What is a refractometer and what does it have to do with your wine?

Using a Refractometer in the Vineyard

Big juicy clusters of grapes are hanging on vines practically screaming to be picked. While we’re anxious to get moving on the next wine vintage, we must be patient.

The grapes have to have just the right amount of sugar in them at harvest time to make sure your wine is perfect.

We have a neat little tool to help us measure the amount of sugar in grapes, it’s called a refractometer.

What is a Refractometer?

A refractometer is a small, handheld tool that uses a prism to measure the amount of sugar in a grape. The prism shows us how the liquid affects the bending of light. Different substances bend light in varying amounts.

Today, we’re checking our Noiret grapes. Noiret is a hybrid that produces a peppery dry red wine that’s similar to a Shiraz.

How to Use a Refractometer

To start, all we have to do is pull back the cover and place a drop of juice on the lens.

Measuring Brix

We hold it up to the light to get a brix reading. The brix number is a ratio of sugar to water in the juice.

The Brix Scale

The scale goes from 0-32. We’re looking for 20-22 brix range.

If we reach 21 brix, your wine will be about 12% alcohol by volume. This reading shows us these grapes aren’t quite there yet.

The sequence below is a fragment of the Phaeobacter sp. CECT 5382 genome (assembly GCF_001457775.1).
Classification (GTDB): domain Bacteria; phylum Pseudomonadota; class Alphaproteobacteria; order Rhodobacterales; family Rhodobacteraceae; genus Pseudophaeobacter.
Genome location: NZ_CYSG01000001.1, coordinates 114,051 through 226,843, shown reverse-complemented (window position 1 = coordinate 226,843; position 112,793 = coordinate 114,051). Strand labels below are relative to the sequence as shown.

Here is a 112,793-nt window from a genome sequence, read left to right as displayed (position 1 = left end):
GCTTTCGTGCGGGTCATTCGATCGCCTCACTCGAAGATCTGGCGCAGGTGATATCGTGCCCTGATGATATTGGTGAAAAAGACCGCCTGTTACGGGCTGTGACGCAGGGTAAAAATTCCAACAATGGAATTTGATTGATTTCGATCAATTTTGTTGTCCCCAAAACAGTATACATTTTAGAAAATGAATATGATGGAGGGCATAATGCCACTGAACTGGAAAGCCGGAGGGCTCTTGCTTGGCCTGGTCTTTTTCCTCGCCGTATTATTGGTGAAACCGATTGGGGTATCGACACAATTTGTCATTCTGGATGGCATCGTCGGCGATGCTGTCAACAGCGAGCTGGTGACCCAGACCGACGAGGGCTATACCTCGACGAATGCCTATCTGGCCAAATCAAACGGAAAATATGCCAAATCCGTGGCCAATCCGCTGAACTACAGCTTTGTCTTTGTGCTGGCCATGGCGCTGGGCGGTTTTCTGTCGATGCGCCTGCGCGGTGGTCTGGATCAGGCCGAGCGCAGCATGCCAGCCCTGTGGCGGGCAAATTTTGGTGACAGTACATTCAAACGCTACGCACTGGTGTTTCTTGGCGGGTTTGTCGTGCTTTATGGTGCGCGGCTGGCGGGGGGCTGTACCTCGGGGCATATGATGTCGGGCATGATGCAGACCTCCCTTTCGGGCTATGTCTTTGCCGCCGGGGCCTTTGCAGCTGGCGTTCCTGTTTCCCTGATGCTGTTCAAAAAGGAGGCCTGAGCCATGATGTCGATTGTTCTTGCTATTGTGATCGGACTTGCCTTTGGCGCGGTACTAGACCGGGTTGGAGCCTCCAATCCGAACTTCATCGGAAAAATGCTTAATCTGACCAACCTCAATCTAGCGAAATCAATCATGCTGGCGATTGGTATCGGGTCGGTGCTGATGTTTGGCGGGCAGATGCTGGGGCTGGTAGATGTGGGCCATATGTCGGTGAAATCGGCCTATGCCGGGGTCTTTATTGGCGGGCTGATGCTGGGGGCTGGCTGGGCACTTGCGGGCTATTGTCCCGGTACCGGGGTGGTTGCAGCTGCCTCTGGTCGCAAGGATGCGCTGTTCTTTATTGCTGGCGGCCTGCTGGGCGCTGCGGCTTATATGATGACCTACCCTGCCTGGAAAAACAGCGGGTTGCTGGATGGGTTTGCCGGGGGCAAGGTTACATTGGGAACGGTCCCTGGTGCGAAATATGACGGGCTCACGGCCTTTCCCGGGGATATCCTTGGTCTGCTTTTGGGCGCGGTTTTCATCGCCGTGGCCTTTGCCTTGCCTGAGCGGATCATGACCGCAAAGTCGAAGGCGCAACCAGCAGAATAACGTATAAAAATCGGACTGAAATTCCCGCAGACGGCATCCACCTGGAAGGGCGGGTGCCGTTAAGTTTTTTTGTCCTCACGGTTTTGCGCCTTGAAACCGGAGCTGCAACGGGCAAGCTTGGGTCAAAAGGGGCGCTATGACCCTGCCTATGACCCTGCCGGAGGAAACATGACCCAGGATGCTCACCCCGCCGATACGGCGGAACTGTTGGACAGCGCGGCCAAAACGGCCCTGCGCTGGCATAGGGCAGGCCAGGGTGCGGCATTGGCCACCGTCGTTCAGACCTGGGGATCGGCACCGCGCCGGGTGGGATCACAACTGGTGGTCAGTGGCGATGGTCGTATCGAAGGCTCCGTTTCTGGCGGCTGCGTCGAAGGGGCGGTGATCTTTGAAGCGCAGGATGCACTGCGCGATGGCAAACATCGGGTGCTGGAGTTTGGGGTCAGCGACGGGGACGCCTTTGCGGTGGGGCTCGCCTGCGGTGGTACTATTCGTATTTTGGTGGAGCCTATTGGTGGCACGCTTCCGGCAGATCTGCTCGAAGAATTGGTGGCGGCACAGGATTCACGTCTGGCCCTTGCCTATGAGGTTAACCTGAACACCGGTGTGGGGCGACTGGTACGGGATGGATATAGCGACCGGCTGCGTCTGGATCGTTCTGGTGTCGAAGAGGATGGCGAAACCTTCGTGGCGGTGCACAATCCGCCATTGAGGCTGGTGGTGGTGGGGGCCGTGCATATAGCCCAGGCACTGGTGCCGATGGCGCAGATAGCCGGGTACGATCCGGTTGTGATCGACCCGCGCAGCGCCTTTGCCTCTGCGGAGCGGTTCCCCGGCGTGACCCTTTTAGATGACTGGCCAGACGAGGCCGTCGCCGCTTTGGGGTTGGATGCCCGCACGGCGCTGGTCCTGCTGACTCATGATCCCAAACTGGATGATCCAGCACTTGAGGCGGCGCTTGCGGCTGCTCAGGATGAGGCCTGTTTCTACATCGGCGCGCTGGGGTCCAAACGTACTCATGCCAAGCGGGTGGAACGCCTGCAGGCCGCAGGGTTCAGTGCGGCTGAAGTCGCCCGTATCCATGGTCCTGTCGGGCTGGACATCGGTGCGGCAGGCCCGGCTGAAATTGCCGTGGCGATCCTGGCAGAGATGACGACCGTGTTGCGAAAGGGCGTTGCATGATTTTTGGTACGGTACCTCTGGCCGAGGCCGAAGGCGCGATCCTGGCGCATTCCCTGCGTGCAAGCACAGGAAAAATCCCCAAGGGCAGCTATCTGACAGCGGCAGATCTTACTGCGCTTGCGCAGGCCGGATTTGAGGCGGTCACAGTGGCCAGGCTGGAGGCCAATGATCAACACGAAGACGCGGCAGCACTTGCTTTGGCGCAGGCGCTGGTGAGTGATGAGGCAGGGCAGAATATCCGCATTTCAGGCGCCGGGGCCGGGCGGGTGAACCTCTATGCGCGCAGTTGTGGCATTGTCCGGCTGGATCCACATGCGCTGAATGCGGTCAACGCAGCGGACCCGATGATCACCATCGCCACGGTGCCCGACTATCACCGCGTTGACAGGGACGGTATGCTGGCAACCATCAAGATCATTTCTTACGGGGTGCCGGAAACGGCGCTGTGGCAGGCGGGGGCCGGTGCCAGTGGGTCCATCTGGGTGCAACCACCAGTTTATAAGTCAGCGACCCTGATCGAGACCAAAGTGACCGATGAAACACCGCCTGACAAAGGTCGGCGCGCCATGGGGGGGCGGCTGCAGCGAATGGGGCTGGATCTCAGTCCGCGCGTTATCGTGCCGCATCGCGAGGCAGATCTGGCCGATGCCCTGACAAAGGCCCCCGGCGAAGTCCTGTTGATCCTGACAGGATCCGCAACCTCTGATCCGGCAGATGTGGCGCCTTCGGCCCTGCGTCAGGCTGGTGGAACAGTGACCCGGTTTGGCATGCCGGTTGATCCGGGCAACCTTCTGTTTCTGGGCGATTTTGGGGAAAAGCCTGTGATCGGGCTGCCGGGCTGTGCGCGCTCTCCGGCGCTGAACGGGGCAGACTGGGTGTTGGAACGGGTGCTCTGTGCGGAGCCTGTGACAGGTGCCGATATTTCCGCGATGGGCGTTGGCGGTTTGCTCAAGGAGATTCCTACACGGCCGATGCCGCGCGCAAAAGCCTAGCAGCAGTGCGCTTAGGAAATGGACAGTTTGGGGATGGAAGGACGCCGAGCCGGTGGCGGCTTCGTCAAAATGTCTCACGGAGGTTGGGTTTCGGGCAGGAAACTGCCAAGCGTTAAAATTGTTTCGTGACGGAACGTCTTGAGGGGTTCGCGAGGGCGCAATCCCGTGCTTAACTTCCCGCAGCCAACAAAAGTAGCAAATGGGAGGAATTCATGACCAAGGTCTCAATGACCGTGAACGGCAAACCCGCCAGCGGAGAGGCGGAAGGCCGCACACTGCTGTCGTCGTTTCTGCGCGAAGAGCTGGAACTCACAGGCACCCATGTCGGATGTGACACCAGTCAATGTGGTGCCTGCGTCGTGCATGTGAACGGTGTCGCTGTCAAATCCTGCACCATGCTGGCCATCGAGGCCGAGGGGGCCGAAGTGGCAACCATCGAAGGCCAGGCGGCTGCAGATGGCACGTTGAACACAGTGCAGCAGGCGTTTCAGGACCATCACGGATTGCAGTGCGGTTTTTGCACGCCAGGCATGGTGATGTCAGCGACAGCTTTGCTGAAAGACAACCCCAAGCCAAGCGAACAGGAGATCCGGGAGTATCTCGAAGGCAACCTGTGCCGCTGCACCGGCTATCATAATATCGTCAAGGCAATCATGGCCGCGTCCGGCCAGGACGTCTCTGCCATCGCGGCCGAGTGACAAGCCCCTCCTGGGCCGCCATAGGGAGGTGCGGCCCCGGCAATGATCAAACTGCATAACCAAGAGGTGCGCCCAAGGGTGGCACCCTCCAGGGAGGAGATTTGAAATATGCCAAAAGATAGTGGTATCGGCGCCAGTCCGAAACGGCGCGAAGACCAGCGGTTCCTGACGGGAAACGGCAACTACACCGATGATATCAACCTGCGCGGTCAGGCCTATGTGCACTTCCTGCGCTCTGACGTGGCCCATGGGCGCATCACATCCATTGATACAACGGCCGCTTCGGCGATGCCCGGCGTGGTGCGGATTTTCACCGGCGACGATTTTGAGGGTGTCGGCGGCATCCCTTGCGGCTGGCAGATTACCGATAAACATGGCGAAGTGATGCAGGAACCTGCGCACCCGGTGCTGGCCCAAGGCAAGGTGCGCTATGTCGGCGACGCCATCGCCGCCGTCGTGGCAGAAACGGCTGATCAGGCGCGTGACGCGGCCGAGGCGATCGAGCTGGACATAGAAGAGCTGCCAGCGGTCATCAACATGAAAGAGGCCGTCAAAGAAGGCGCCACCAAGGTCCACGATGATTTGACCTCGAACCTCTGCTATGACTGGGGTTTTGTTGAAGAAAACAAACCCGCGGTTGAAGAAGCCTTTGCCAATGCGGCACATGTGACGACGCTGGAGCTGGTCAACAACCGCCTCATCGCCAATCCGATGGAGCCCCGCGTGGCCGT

Taste Test

We don’t rely solely on the refractometer. We also use our senses to find the best time for harvesting grapes.

We can tell a lot by tasting the grapes. If the skins are thinning out, we are getting closer to harvest. Another sign that we are getting closer is that the seeds are brown and hard. When the time is right, they should have a good crunch.

Now, when you enjoy your next glass of our local wine, you’ll be able to impress your friends with your new wine expertise!

Learn More

If you liked hearing about the refractometer, you might also like to read some other behind-the-scenes posts about things like cluster removal, desuckering, or shoot positioning.

Please tell us what other topics you’d like to learn about in the comment section. Cheers!

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